Bilbo told me she had a bad reputation and was “fast”. I was barely 28, green as moss, and curious as any lad of that age. I was somewhat shy of lasses, having so little experience with any close to my age. Bilbo told me to keep clear of this one, for she was no better than she should be…there was no condemnation in his words, it was clear to me that he pitied her somewhat. But that didn’t mean that he wanted me involved with the likes of her....

“But you got involved,” Galendur said. Bilbo was still asleep.

“Well, I was sure she liked me,” I said. “She smiled at me every time. And then…one day as they were returning the wash, she whispered to me to look in the pocket of my jacket. I found a note there asking me to come and meet in secret with her that night. I sat staring at it for the longest. On the one hand, I didn’t want to go. I was scared. Very scared. On the other hand…”

“You were curious,” Galendur said grinning.

“Yes, compared to your past, mine is pretty tame, I’m sure,” I said a little sheepishly. “I don’t even know why I bother telling you, it can’t be very interesting.”

“But I am interested. And believe it or not, my past isn’t so colorful as you might suppose. There haven’t really been so many as all that. But do me a huge favor, old chap, and don’t let it get about, what say?”

He laughed at my incredulous stare, and after a moment, I said, “By all means,” and he chuckled again.

“So you did go to meet her?” he said.

“Yes,” I said, and blushed ridiculously. “I think I met with her about six times, over a period of six weeks or so. I never actually fell in love with her, but there was something about her that fascinated me. She was not stupid, as some supposed. She had no interest in the things I cared for, books and such. Yet she had this vitality that attracted me greatly. She spoke her mind without fear, and loved to dance and sing, and laugh and joke and tease. Her laugh was very hard to forget. She called me a ‘moonbeam’ and said I was destined for great things. One night she told me to show her the palm of my hand, and said she could read my future by the lines on it. I thought that absurd; how could one possibly predict one’s future thus? But she said I would go on a very long journey and come back again, only I would not really come back. She looked sad as she said this. I asked her what that meant and she said she did not know. I asked her if I would die early and she said no. I would walk with queens and dance with fairies. Then later she seemed to forget. When I spoke of it to her, she acted as though she knew not what I meant and seemed frightened. She said she’d had too much to drink, but I think that was not so.”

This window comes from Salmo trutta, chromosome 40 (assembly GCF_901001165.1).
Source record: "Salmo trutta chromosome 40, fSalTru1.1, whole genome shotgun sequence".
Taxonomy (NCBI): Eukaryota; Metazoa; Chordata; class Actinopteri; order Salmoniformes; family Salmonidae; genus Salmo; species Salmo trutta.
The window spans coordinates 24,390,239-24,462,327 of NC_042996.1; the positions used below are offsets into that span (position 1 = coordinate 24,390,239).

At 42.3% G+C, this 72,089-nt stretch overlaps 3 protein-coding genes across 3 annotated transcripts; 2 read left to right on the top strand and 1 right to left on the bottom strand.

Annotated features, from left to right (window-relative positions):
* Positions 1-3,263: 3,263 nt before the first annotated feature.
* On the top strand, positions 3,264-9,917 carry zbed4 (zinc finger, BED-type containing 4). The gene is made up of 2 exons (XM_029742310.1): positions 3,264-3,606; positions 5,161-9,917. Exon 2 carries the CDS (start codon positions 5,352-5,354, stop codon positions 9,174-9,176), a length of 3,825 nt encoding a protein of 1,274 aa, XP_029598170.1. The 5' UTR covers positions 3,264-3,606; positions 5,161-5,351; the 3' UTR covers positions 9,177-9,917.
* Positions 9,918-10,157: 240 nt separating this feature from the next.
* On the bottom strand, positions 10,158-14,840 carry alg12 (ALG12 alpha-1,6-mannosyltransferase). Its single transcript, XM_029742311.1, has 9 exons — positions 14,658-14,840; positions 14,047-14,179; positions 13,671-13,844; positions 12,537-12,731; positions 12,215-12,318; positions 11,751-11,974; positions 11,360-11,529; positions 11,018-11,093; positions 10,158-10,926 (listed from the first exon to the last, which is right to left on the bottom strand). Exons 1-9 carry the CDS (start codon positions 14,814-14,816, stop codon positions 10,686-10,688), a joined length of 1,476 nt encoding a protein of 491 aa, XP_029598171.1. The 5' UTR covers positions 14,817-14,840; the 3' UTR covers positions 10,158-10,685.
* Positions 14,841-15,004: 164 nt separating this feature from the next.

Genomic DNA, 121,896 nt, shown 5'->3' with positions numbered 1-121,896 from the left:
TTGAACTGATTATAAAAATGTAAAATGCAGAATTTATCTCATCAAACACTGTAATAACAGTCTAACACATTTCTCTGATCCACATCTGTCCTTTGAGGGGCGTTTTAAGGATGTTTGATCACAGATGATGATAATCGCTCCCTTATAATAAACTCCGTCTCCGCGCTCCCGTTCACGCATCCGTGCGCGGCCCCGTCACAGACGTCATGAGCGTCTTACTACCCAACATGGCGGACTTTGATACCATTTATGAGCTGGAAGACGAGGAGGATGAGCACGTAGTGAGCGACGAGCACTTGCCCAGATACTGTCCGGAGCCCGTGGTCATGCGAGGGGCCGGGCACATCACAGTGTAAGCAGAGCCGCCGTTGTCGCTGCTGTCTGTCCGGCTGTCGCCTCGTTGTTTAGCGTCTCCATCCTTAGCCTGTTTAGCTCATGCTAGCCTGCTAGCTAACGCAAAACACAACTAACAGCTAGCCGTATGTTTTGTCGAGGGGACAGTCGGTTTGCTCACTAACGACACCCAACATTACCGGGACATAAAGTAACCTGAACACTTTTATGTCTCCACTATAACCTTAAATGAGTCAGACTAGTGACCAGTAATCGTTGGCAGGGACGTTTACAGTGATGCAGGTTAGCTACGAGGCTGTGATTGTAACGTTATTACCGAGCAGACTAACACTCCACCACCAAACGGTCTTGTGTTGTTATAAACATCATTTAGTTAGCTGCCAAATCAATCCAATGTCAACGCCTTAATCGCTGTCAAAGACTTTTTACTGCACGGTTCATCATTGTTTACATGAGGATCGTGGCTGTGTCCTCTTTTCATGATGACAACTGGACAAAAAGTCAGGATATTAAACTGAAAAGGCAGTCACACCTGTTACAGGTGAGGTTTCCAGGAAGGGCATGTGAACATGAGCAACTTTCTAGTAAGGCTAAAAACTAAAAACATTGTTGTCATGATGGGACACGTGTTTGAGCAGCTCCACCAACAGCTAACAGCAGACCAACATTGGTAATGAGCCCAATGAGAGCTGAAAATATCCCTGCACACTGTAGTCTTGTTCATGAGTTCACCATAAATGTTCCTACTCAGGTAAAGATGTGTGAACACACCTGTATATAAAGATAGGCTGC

“Do you think she fancied you?”

“I thought she did. I did not truly fancy her, but I think I was on the way to it. I think it might have happened…but one day, I was walking alone, on my way to return a book to someone, and I saw her, just across the road, with another lad, much older, and he kissed her on the cheek and patted her bottom right in front of everyone, and she laughed and called him a name young ladies aren’t even supposed to know, and he kissed her on the lips long and hard. I felt such a fool. And the next time I saw her, I told her what I had seen, and she laughed, although less heartily than usual. I called her a slut, and told her I didn’t want to see her again. Oh, I was the picture of jealous outrage. Tears came into her eyes, and I felt terrible, and I apologized hastily, and told her I was hurt because I thought she liked me, and so forth, and she said she did like me. She liked all lads. It was that simple. She liked all lads. There are some lasses who are like that, but it just seems so hard to believe. I asked her why she wouldn’t meet me in public, and she said she didn’t want to ‘ruin’ me. I was special, she said, and she wanted it to stay that way. She wanted to be with me because it made her feel as though she were a bit special as well. She wanted to have a bit of my ‘moon-shininess’…yes, that was the way she put it. When she was with me, she felt like a princess. But she wasn’t. She just needed that feeling sometimes, because she knew she was common as dirt and would never amount to anything. I didn’t know what to say to that. I wish I had told her she wasn't. Because…maybe I could have prevented her death. Because it happened just about a week after our last meeting.”

“What happened to her?” Galendur looked back at Bilbo.

“She was found in the river,” I said gazing out toward the sea. “Whether she fell in, was pushed, or threw herself in, remains unknown. It’s quite possible it was an accident, and yet…she was with child, it turned out. I didn’t know that until a year or two later.”

“Do you suppose it was yours?”

“No. She was farther along than that.”

“Oh. Of course.”

“She was with child, the whole time she had been meeting me…I don’t know if she knew it or not.”